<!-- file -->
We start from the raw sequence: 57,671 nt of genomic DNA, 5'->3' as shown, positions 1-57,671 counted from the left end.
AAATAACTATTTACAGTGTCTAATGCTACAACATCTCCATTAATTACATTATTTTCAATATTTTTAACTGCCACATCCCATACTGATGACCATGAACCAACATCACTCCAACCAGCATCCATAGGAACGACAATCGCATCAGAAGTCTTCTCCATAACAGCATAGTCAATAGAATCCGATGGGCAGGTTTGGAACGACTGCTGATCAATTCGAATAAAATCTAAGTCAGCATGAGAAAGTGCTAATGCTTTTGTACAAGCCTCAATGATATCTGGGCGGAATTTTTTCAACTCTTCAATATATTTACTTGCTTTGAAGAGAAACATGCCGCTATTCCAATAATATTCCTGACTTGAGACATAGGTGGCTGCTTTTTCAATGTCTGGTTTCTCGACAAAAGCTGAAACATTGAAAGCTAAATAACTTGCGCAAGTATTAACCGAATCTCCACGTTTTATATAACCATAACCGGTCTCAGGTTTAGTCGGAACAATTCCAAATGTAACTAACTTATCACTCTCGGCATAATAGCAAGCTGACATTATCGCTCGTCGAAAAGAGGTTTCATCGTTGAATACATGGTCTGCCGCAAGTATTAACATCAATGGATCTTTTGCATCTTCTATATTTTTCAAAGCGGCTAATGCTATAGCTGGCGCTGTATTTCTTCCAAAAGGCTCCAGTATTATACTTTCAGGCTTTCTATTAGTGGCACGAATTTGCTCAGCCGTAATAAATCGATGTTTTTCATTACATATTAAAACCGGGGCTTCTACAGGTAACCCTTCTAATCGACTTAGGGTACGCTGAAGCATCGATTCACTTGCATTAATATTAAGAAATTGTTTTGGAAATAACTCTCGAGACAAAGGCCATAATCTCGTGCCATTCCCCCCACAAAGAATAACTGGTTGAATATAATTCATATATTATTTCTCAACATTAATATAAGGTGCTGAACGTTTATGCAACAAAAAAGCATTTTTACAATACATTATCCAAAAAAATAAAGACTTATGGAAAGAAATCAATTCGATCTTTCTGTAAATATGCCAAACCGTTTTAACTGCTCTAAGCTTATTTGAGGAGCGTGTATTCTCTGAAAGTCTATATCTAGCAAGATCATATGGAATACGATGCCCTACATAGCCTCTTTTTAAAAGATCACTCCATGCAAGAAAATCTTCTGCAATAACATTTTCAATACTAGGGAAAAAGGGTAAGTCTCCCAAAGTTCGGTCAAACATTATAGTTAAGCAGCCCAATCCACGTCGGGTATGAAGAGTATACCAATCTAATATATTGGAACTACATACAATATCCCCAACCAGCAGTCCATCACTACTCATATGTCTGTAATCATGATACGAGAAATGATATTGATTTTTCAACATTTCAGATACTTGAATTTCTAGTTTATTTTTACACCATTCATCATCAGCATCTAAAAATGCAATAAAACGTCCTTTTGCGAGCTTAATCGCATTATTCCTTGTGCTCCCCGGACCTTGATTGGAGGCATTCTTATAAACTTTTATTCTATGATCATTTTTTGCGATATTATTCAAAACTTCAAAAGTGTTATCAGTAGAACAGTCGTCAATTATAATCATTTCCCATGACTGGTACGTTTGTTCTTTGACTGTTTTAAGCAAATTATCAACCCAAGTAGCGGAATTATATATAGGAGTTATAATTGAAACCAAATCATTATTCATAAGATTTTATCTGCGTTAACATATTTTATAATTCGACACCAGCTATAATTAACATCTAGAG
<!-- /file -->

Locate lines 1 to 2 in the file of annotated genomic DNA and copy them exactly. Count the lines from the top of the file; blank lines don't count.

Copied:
We start from the raw sequence: 57,671 nt of genomic DNA, 5'->3' as shown, positions 1-57,671 counted from the left end.
AAATAACTATTTACAGTGTCTAATGCTACAACATCTCCATTAATTACATTATTTTCAATATTTTTAACTGCCACATCCCATACTGATGACCATGAACCAACATCACTCCAACCAGCATCCATAGGAACGACAATCGCATCAGAAGTCTTCTCCATAACAGCATAGTCAATAGAATCCGATGGGCAGGTTTGGAACGACTGCTGATCAATTCGAATAAAATCTAAGTCAGCATGAGAAAGTGCTAATGCTTTTGTACAAGCCTCAATGATATCTGGGCGGAATTTTTTCAACTCTTCAATATATTTACTTGCTTTGAAGAGAAACATGCCGCTATTCCAATAATATTCCTGACTTGAGACATAGGTGGCTGCTTTTTCAATGTCTGGTTTCTCGACAAAAGCTGAAACATTGAAAGCTAAATAACTTGCGCAAGTATTAACCGAATCTCCACGTTTTATATAACCATAACCGGTCTCAGGTTTAGTCGGAACAATTCCAAATGTAACTAACTTATCACTCTCGGCATAATAGCAAGCTGACATTATCGCTCGTCGAAAAGAGGTTTCATCGTTGAATACATGGTCTGCCGCAAGTATTAACATCAATGGATCTTTTGCATCTTCTATATTTTTCAAAGCGGCTAATGCTATAGCTGGCGCTGTATTTCTTCCAAAAGGCTCCAGTATTATACTTTCAGGCTTTCTATTAGTGGCACGAATTTGCTCAGCCGTAATAAATCGATGTTTTTCATTACATATTAAAACCGGGGCTTCTACAGGTAACCCTTCTAATCGACTTAGGGTACGCTGAAGCATCGATTCACTTGCATTAATATTAAGAAATTGTTTTGGAAATAACTCTCGAGACAAAGGCCATAATCTCGTGCCATTCCCCCCACAAAGAATAACTGGTTGAATATAATTCATATATTATTTCTCAACATTAATATAAGGTGCTGAACGTTTATGCAACAAAAAAGCATTTTTACAATACATTATCCAAAAAAATAAAGACTTATGGAAAGAAATCAATTCGATCTTTCTGTAAATATGCCAAACCGTTTTAACTGCTCTAAGCTTATTTGAGGAGCGTGTATTCTCTGAAAGTCTATATCTAGCAAGATCATATGGAATACGATGCCCTACATAGCCTCTTTTTAAAAGATCACTCCATGCAAGAAAATCTTCTGCAATAACATTTTCAATACTAGGGAAAAAGGGTAAGTCTCCCAAAGTTCGGTCAAACATTATAGTTAAGCAGCCCAATCCACGTCGGGTATGAAGAGTATACCAATCTAATATATTGGAACTACATACAATATCCCCAACCAGCAGTCCATCACTACTCATATGTCTGTAATCATGATACGAGAAATGATATTGATTTTTCAACATTTCAGATACTTGAATTTCTAGTTTATTTTTACACCATTCATCATCAGCATCTAAAAATGCAATAAAACGTCCTTTTGCGAGCTTAATCGCATTATTCCTTGTGCTCCCCGGACCTTGATTGGAGGCATTCTTATAAACTTTTATTCTATGATCATTTTTTGCGATATTATTCAAAACTTCAAAAGTGTTATCAGTAGAACAGTCGTCAATTATAATCATTTCCCATGACTGGTACGTTTGTTCTTTGACTGTTTTAAGCAAATTATCAACCCAAGTAGCGGAATTATATATAGGAGTTATAATTGAAACCAAATCATTATTCATAAGATTTTATCTGCGTTAACATATTTTATAATTCGACACCAGCTATAATTAACATCTAGAG